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ILS budget likely to increase

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Thanks to a $40 million increase in funding for Legal Services Corporations signed by President Barack Obama Wednesday, an official at Indiana Legal Services Inc. estimates that the only Indiana-based organization that receives funding from LSC will receive up to an additional $300,000 to $350,000 in funds for the organization's 2009 fiscal year, which runs Jan. 1 to Dec. 31.

The $40 million, which brings the national total from $350 million to $390 million, represents an approximately 11 percent increase over 2008 LSC funds. However, $365.8 million of the $390 million is what the LSC will distribute to the 137 LSC-funded legal aid programs in the U.S., or a 9 percent increase for individual programs' funding.

Of the ILS's 2008 budget, approximately 65 percent, or $5.1 million, was from LSC, according to Norman Metzger, executive director of ILS. The organization also receives donations from United Way chapters around the state, foundations, and private donors.

He said in addition to helping the LSC-funded programs, the $40 million in extra funding will also go toward funding technology advancements, loan repayment assistance, LSC's national headquarters, and LSC's oversight of the programs that receive grants.

The amount ILS will receive for 2009 based on this increase is "just a guess," Metzger said, but is based on a formula that uses the percentage of Indiana residents who live below the poverty line as of the latest census, taken in 2000. The percent Indiana receives is not due to change until 2010 census numbers are available.

Metzger said the ILS will know for sure April 1 when they receive their direct deposit from LSC, and he also expects an e-mail or other notice from the LSC in the next few days explaining how the increase will affect ILS.

A more in-depth article about the increase will be in a future issue of Indiana Lawyer.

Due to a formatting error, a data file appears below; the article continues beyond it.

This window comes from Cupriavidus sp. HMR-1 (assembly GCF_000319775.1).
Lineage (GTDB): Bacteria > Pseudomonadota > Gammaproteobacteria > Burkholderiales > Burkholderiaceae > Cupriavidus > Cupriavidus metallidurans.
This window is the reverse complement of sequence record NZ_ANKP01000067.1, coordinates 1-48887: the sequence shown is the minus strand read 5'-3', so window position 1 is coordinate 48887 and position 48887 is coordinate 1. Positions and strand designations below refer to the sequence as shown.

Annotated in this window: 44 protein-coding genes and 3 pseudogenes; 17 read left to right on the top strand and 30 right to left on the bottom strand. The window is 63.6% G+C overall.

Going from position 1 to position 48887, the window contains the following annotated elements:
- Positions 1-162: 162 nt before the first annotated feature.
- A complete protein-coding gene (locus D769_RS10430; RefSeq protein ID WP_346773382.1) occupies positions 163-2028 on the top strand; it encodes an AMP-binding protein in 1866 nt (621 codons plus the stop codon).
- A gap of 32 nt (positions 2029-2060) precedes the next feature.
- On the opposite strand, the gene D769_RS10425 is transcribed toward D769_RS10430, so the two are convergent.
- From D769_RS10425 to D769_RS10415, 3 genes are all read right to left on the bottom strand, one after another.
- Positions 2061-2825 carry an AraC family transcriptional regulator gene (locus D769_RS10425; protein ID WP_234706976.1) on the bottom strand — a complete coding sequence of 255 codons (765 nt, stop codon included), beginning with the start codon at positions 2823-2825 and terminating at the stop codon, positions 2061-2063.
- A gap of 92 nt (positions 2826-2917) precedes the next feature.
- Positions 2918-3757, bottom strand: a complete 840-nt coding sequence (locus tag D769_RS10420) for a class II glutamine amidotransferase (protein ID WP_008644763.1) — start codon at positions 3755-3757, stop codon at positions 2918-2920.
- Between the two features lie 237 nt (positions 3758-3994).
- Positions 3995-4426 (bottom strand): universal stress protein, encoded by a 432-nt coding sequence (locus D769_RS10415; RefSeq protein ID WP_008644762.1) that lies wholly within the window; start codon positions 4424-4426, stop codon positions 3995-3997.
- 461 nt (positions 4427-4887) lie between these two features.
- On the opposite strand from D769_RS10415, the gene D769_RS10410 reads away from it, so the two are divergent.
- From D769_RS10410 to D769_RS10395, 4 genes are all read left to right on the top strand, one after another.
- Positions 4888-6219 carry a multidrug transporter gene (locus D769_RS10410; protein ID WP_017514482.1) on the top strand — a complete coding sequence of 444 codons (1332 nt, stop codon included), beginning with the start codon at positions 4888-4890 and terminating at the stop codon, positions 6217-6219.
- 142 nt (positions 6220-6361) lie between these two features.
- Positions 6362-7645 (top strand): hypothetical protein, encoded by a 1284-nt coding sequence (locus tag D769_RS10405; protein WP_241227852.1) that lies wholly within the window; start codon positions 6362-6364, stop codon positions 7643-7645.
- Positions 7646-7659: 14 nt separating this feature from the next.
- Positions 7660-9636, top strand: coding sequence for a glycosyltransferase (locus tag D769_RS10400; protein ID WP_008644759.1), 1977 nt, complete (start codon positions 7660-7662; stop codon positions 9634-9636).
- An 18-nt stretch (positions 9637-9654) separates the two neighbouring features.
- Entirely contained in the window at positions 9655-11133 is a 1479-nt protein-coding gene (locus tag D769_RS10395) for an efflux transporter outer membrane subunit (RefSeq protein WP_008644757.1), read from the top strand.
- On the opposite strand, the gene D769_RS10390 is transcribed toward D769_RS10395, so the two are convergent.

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  1. Don't we have bigger issues to concern ourselves with?

  2. Anyone who takes the time to study disciplinary and bar admission cases in Indiana ... much of which is, as a matter of course and by intent, off the record, would have a very difficult time drawing lines that did not take into account things which are not supposed to matter, such as affiliations, associations, associates and the like. Justice Hoosier style is a far departure than what issues in most other parts of North America. (More like Central America, in fact.) See, e.g., http://www.theindianalawyer.com/indiana-attorney-illegally-practicing-in-florida-suspended-for-18-months/PARAMS/article/42200 When while the Indiana court system end the cruel practice of killing prophets of due process and those advocating for blind justice?

  3. Wouldn't this call for an investigation of Government corruption? Chief Justice Loretta Rush, wrote that the case warranted the high court’s review because the method the Indiana Court of Appeals used to reach its decision was “a significant departure from the law.” Specifically, David wrote that the appellate panel ruled after reweighing of the evidence, which is NOT permissible at the appellate level. **But yet, they look the other way while an innocent child was taken by a loving mother who did nothing wrong"

  4. Different rules for different folks....

  5. I would strongly suggest anyone seeking mediation check the experience of the mediator. There are retired judges who decide to become mediators. Their training and experience is in making rulings which is not the point of mediation.

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